The Department of Commerce’s Internet Policy Task Force released its “White Paper on Remixes, First Sale, and Statutory Damages” on January 28 with somewhat promising information for the library community.
Turning to three specific issues in the report, the task force called for comments and convened a number of meetings and round tables with stakeholders on
- the legal framework for the creation of remixes
- the relevance and scope of the first-sale doctrine in the digital environment
- the appropriate calibration of statutory damages in the contexts of individual file sharers and secondary liability for large-scale infringement
US libraries were represented by the Library Copyright Alliance (LCA) at these meetings. Our written comments can be found here and here.
Putting aside the issue of remixes, the task force made two recommendations worth noting.
First, the good news. The task force recommended that the Copyright Act of 1976 be amended to provide more guidance to courts and juries when calculating statutory damages in infringement cases. Currently statutory damages for copyright infringement can range from $750 to $150,000 per work infringed, which is disproportionate with other statutory award frameworks. When libraries are confronted with a “cease and desist” letter for alleged copyright infringement and are threatened with legal action, demanding that a fine be paid for an alleged infringement, the library generally coughs up the money for fear of costs and penalties in a court proceeding. Moreover, the statutory framework has been inconsistently applied, with damages running the full range of amounts for very similar cases.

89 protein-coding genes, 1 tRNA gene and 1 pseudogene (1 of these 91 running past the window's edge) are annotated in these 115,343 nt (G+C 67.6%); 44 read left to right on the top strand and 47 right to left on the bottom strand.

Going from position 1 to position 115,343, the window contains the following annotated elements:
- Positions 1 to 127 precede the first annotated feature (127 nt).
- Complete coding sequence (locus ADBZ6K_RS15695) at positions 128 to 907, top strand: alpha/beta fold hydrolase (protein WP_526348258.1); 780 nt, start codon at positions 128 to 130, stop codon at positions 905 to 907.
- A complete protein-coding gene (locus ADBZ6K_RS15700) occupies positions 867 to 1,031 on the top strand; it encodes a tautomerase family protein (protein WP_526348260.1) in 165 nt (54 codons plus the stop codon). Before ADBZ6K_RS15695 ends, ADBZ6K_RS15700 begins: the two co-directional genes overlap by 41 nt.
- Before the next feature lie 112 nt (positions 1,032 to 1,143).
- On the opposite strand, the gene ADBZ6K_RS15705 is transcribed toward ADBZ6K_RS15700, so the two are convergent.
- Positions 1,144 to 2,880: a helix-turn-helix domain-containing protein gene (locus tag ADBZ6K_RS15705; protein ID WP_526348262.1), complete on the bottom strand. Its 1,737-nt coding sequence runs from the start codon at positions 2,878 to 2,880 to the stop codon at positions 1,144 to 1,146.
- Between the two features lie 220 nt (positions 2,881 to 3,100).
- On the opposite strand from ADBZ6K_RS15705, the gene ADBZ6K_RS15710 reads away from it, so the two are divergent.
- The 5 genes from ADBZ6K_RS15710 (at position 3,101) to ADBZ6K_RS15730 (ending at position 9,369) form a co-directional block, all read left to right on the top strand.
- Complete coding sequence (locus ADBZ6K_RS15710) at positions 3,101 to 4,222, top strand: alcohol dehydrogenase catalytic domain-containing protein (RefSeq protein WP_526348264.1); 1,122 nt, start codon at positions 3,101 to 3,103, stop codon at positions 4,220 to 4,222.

LCA, along with many others, has lobbied for a review of copyright statutory damage framework for several years, so it is promising that the task force realized this was a problem. Whether Congress will act on this recommendation, time will tell.
Second, the task force recommended that extending first sale to digital transmissions (digital first sale) is not warranted because of potential market harm, which is not surprising. However, LCA was able to make some points about ebook business models that the task force took seriously. LCA referred to the ALA Digital Content Working Group’s matrix “Big Five Publishers and Library Lending.” The task force commented in the white paper that if it “becomes apparent that libraries have been unable to appropriately serve their patrons due to overly restrictive terms imposed by publishers, further action may be advisable” (page 61). It further recommended that libraries and publishers work together to find common ground.
The US House of Representatives Subcommittee on the Courts, Intellectual Property, and the Internet (part of the Judiciary Committee) as well as the US Copyright Office also are conducting ongoing copyright reviews. For more information on these efforts, see the LCA.